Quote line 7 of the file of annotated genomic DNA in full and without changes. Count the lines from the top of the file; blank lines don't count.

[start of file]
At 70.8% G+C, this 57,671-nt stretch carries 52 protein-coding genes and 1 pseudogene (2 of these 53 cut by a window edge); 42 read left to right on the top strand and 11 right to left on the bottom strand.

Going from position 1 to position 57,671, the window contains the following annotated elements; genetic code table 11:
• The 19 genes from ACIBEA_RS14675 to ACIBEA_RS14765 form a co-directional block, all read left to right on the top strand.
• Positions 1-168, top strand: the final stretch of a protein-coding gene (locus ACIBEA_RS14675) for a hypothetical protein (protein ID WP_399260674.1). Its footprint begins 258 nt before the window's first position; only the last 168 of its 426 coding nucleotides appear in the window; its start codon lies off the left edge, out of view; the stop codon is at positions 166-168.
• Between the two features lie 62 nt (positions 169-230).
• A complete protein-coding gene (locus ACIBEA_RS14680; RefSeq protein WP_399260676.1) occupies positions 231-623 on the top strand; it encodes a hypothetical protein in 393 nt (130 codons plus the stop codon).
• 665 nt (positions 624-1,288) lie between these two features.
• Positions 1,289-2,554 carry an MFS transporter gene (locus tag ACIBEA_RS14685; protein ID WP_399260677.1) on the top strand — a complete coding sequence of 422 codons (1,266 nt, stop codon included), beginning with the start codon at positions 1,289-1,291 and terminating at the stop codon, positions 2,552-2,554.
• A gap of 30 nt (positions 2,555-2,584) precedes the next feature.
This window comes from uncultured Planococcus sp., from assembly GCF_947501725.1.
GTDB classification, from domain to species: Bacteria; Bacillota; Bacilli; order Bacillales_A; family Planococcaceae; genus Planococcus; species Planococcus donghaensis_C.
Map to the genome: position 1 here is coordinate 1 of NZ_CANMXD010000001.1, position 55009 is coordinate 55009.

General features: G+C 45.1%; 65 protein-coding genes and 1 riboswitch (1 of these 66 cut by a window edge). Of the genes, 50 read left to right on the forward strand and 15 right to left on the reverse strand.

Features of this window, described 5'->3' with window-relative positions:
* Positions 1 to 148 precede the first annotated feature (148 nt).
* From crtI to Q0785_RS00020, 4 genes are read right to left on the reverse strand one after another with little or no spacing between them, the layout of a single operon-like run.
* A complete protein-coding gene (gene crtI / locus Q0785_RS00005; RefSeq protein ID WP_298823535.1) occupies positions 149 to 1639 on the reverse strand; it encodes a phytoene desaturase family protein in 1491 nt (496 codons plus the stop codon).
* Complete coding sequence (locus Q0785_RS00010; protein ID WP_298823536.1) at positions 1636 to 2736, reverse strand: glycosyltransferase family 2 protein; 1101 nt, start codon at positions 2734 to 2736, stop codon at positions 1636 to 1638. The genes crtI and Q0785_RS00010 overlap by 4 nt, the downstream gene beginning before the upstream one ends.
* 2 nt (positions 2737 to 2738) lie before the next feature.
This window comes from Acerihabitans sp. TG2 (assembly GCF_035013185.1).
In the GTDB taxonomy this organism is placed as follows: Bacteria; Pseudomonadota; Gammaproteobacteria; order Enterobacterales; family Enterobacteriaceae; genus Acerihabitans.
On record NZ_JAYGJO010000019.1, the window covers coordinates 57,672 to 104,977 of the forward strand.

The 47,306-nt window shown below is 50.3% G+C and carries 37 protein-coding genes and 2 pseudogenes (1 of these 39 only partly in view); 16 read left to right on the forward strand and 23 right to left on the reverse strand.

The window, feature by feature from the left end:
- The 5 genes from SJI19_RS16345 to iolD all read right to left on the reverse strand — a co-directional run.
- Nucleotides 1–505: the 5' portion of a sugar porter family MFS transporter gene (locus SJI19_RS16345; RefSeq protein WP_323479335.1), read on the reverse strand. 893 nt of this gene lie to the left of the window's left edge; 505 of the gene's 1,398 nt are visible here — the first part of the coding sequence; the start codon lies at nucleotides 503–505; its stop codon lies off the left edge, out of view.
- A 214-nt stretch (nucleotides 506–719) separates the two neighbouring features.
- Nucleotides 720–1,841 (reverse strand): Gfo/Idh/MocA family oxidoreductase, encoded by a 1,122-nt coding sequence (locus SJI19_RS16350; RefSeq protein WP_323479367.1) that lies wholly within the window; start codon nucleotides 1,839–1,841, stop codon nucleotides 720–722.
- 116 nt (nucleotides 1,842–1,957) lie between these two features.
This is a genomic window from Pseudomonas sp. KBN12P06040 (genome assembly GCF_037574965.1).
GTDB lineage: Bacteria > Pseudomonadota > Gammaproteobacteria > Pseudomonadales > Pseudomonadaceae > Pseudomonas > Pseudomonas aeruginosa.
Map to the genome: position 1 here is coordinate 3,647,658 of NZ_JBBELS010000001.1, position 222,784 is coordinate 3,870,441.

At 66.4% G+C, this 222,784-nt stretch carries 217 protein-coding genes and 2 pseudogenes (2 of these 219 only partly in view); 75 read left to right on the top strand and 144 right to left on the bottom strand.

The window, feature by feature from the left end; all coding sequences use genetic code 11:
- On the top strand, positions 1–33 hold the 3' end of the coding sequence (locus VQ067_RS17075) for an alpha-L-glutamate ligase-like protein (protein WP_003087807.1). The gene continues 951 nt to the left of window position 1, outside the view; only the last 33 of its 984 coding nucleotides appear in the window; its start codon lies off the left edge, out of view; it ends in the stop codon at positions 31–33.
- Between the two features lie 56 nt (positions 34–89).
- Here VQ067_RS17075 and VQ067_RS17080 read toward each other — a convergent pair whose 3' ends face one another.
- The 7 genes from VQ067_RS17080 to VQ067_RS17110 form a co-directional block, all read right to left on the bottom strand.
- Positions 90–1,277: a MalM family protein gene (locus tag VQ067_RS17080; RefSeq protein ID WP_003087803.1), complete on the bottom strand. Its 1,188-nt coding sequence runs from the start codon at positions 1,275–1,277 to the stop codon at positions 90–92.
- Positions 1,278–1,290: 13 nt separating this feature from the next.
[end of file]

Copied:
• 665 nt (positions 624-1,288) lie between these two features.